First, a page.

It could be argued that giving the recusants their historical due is a contemporary adjustment to the collapse of England’s empire and world dominance. But this is perhaps overly simple. Historical revisionism in this area does not challenge belief in English exceptionalism, a phenomenon at the centre of English culture and one which over time has trumped all others, including anti-Catholicism. As the expansionist dynamic adjusted to economic, technological and political developments it became less dependent on anti-Catholicism, which in time became ideologically redundant, though it was never entirely discarded. The English monarch, for example, is still prohibited from marrying a Catholic. Notwithstanding cultural survivals, the English have been moving away from visceral anti-Catholicism since, at least, the early nineteenth century in favour of the science and morality of free trade and gunships. Religious divisions among peoples, it was found, could usefully be exploited to divide potential adversaries. And anyway wasn’t there something intrinsically Protestant about freedom of conscience?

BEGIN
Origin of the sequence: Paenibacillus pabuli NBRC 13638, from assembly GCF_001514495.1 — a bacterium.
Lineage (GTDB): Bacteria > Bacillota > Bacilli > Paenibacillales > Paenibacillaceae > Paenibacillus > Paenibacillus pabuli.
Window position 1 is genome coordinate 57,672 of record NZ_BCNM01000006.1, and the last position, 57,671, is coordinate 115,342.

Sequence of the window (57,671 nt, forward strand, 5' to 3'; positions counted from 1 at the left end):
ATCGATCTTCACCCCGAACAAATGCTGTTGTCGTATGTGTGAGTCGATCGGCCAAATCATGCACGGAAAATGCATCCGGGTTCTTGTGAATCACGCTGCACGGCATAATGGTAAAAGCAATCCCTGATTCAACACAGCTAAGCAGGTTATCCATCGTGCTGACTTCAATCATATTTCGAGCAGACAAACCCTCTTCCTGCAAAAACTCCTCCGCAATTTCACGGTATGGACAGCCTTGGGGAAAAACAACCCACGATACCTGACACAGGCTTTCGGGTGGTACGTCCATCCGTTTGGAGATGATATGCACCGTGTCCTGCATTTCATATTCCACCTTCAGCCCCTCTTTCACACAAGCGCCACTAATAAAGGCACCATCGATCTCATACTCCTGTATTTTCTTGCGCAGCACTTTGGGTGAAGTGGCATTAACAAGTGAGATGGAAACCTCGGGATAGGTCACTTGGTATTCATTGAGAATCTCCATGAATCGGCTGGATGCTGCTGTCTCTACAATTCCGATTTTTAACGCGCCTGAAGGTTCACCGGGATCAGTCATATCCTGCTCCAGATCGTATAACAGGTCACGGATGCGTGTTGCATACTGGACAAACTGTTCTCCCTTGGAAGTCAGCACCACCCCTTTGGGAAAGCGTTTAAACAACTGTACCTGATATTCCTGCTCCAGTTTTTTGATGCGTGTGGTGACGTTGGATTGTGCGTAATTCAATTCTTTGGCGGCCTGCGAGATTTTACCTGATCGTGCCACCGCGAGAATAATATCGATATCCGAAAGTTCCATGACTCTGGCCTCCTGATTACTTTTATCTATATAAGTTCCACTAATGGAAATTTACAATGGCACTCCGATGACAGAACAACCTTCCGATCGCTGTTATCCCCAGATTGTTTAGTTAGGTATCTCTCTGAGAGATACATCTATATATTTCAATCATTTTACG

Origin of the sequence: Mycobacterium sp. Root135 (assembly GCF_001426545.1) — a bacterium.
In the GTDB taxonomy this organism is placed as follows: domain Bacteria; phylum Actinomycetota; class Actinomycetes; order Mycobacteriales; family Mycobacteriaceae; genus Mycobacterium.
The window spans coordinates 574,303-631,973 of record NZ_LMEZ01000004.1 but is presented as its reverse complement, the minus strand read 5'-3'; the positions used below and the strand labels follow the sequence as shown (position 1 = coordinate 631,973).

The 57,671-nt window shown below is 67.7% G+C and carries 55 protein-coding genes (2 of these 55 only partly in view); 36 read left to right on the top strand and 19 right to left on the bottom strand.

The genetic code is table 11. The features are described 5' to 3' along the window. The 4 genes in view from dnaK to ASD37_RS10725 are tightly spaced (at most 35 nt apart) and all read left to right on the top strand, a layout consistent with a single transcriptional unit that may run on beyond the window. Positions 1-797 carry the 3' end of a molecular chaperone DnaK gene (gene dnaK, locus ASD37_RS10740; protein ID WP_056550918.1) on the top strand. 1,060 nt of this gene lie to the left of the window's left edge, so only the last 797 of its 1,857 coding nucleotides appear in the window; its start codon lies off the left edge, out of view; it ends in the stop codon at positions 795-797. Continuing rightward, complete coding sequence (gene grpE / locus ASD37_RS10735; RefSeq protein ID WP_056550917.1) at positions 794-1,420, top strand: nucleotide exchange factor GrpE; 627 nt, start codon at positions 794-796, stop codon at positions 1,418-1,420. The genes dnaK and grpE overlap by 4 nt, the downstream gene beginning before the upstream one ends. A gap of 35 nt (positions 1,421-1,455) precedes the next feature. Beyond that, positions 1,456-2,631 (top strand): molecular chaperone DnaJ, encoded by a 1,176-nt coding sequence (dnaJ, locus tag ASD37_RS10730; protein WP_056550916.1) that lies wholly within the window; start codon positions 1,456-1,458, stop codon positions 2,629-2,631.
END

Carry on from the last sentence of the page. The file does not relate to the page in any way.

By the early decades of the nineteenth century anti-Catholicism was quite passé in fashionable circles. With France and Spain defeated, Catholicism was no longer an existential threat but rather something which could easily be managed both in Europe, at home and elsewhere. Indeed converting to Catholicism began to have a certain cachet, a suggestion of intellectual seriousness and depth, a prestige which has continued to adhere to it into the twenty-first century. From around the 1830s, significant sections of the English literary, philosophical, religious and artistic intelligentsia took off on a spiritual quest to rediscover the aesthetic and spiritual pleasures of medieval Catholicism. Here, indeed, was a dragon without teeth, no longer to be feared. Professor Duffy need not listen fretfully for the sound of military boots crossing the courts of Magdalene College. No one has really cared for a long time. The rehabilitation of English Catholicism could well have happened earlier. Catholic counter-history was always available. Perhaps what was missing was a historian with Duffy’s brilliant command of the sources.